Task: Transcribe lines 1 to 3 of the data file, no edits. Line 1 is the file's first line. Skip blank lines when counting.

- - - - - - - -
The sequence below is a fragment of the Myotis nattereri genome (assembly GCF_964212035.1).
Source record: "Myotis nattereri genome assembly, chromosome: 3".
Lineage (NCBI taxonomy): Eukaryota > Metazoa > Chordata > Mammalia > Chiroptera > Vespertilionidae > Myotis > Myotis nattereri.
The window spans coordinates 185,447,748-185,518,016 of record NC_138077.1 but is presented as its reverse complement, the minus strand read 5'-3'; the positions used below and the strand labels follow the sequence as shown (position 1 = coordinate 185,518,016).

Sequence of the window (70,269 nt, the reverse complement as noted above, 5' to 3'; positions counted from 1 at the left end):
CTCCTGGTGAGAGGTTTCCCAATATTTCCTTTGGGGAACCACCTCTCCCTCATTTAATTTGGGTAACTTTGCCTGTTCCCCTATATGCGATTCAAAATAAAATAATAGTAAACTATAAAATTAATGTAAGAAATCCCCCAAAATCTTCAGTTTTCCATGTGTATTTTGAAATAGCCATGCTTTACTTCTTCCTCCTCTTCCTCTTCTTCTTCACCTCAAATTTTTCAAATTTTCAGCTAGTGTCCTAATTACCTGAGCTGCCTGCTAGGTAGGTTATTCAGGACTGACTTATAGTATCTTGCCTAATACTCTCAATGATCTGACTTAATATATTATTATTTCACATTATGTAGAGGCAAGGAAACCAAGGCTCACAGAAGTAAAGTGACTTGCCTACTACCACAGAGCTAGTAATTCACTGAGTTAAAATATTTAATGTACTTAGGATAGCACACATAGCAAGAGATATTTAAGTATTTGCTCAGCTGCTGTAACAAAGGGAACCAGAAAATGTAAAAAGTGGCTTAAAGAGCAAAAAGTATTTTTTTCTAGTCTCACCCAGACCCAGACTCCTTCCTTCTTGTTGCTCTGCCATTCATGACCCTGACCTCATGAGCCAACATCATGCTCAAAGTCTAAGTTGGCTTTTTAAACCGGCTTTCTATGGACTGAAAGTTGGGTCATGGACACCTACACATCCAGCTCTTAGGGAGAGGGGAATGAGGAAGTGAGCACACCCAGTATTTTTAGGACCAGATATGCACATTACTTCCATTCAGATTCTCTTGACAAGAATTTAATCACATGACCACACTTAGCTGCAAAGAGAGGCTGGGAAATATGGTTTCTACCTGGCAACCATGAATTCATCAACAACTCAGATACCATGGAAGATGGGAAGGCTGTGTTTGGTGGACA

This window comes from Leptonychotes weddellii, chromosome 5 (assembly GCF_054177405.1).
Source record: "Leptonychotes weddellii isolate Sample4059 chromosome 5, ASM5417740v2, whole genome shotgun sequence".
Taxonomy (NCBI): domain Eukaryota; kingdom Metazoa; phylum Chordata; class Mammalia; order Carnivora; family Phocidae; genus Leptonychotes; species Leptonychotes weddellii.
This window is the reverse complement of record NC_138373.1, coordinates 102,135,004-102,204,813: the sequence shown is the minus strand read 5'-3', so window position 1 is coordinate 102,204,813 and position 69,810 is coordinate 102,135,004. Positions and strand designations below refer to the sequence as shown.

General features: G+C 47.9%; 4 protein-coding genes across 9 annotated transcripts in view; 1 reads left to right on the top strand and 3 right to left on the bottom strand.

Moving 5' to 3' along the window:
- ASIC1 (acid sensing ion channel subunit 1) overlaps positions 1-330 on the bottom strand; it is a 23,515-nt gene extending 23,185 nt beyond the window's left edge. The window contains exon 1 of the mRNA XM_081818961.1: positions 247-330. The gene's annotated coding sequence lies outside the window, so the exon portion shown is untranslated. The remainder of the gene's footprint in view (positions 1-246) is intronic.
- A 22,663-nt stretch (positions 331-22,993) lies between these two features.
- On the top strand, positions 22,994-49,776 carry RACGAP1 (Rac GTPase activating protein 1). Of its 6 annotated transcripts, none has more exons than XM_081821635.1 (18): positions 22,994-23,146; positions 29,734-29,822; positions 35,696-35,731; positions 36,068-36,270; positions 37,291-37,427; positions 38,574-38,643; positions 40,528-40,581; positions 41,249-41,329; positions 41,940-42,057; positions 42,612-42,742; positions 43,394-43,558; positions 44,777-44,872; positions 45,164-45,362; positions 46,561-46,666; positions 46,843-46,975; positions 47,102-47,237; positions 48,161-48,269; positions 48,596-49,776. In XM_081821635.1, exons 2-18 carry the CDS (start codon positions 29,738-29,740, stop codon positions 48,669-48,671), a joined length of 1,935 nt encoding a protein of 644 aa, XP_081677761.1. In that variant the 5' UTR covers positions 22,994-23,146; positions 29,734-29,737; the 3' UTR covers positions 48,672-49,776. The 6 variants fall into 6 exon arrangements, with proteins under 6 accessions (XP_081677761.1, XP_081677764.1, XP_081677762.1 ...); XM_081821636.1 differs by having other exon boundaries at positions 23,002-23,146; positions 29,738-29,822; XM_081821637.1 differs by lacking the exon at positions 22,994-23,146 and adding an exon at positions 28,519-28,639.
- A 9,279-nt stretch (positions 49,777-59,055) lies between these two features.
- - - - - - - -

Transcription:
The sequence below is a fragment of the Myotis nattereri genome (assembly GCF_964212035.1).
Source record: "Myotis nattereri genome assembly, chromosome: 3".
Lineage (NCBI taxonomy): Eukaryota > Metazoa > Chordata > Mammalia > Chiroptera > Vespertilionidae > Myotis > Myotis nattereri.